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Obesity (Silver Spring). 2019 Apr 2. doi: 10.1002/oby.22460. [Epub ahead of print]

Blatant Dehumanization of People with Obesity.

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Department of Psychological Sciences, University of Liverpool, Liverpool, UK.
School of Health and Related Research, University of Sheffield, Sheffield, UK.



Stigmatization of obesity is common, but whether this stigma extends to people with obesity also being considered less human than individuals without obesity has not been examined. This study investigated whether people with obesity are blatantly dehumanized (i.e., explicitly considered to be less human and more animallike) and whether this predicts obesity discrimination.


In four online studies (total N = 1,506) with American, British, and Indian participants, evidence for blatant dehumanization of people with obesity was examined. Whether blatant dehumanization of people with obesity was moderated by BMI and to what extent blatant dehumanization predicted support for weight discrimination were also investigated.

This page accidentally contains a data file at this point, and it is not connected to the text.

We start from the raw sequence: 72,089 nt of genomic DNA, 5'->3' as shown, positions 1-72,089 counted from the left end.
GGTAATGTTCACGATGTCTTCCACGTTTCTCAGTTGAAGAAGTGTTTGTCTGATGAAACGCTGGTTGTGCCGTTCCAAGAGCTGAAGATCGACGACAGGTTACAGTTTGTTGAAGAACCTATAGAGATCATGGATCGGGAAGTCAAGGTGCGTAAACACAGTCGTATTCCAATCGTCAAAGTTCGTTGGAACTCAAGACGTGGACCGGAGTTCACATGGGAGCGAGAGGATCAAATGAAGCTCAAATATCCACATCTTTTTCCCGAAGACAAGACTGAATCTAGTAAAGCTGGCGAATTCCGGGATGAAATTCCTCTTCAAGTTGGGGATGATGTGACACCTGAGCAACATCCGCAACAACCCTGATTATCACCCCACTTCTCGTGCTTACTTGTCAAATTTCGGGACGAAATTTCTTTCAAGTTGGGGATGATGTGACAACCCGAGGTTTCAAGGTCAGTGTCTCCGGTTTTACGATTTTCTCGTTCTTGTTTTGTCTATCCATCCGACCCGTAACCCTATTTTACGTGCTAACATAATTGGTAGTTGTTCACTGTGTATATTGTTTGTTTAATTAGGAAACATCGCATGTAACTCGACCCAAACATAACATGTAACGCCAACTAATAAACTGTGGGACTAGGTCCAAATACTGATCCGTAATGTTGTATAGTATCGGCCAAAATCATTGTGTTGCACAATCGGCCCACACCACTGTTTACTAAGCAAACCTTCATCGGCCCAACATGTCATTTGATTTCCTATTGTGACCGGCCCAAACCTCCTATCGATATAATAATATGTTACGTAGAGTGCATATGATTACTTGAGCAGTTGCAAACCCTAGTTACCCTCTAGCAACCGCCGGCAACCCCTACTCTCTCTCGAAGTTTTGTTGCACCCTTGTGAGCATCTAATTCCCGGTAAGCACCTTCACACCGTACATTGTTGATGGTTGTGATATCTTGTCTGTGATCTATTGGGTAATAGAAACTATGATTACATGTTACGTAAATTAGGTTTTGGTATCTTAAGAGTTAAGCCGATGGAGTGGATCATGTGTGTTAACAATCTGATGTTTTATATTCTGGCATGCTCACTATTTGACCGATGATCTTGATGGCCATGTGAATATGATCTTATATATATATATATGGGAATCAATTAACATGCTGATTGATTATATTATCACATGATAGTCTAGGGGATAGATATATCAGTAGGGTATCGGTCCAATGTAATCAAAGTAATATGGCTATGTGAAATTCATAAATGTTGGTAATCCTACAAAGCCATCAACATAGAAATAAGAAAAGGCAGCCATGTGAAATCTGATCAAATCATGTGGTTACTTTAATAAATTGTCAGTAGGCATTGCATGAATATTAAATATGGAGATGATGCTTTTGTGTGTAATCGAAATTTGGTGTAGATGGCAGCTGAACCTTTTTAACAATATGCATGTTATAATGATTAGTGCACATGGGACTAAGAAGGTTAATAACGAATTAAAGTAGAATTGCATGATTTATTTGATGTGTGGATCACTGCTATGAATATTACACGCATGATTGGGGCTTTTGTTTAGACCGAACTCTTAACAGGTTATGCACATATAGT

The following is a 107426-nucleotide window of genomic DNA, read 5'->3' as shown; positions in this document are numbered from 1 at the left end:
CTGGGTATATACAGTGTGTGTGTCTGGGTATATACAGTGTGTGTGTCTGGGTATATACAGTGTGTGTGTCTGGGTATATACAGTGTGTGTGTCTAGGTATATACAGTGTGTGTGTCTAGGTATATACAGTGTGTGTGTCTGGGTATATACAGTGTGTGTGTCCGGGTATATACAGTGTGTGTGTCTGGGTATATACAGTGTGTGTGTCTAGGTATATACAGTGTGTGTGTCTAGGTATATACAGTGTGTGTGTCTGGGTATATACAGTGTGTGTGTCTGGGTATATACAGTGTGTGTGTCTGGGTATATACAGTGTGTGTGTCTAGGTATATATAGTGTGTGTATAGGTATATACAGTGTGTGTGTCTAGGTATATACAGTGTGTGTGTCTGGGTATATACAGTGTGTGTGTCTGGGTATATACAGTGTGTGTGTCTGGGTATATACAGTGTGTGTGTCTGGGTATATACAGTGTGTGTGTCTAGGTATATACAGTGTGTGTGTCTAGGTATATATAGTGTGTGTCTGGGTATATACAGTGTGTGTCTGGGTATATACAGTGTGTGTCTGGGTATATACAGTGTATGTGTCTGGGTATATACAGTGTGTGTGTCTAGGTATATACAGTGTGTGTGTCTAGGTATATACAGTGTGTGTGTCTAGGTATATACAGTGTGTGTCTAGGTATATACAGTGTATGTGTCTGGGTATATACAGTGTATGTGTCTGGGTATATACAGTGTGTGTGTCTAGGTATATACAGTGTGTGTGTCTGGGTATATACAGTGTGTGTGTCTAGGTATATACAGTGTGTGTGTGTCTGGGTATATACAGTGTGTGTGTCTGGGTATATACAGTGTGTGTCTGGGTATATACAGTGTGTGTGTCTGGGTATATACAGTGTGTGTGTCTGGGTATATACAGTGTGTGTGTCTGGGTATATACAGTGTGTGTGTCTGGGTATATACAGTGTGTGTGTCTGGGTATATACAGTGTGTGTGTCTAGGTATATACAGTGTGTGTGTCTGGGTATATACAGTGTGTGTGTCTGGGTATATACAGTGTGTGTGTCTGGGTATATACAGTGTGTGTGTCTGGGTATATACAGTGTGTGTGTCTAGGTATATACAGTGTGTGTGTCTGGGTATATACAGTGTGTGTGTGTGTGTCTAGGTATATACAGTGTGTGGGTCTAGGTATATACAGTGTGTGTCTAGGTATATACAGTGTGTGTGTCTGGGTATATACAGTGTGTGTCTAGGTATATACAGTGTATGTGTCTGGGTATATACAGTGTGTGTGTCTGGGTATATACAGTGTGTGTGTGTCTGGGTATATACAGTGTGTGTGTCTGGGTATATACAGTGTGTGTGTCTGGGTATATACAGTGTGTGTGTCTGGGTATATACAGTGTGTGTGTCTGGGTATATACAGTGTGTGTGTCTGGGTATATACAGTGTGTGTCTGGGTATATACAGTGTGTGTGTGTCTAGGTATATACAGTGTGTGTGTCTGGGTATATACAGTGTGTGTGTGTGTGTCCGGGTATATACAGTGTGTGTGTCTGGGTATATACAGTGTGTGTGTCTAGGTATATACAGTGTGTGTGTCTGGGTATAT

In all studies, participants believed that people with obesity were less evolved and less human than people without obesity. Although blatant dehumanization of people with obesity was most pronounced among thinner participants, the belief that people with obesity were less human was also observed among participants with class I obesity. Finally, dehumanization was predictive of support for policies that discriminate against people living with obesity.


This study provides the first evidence that people with obesity are blatantly dehumanized. This tendency to consider people with obesity as less human reveals the level of obesity stigma and may facilitate and/or justify weight discrimination.


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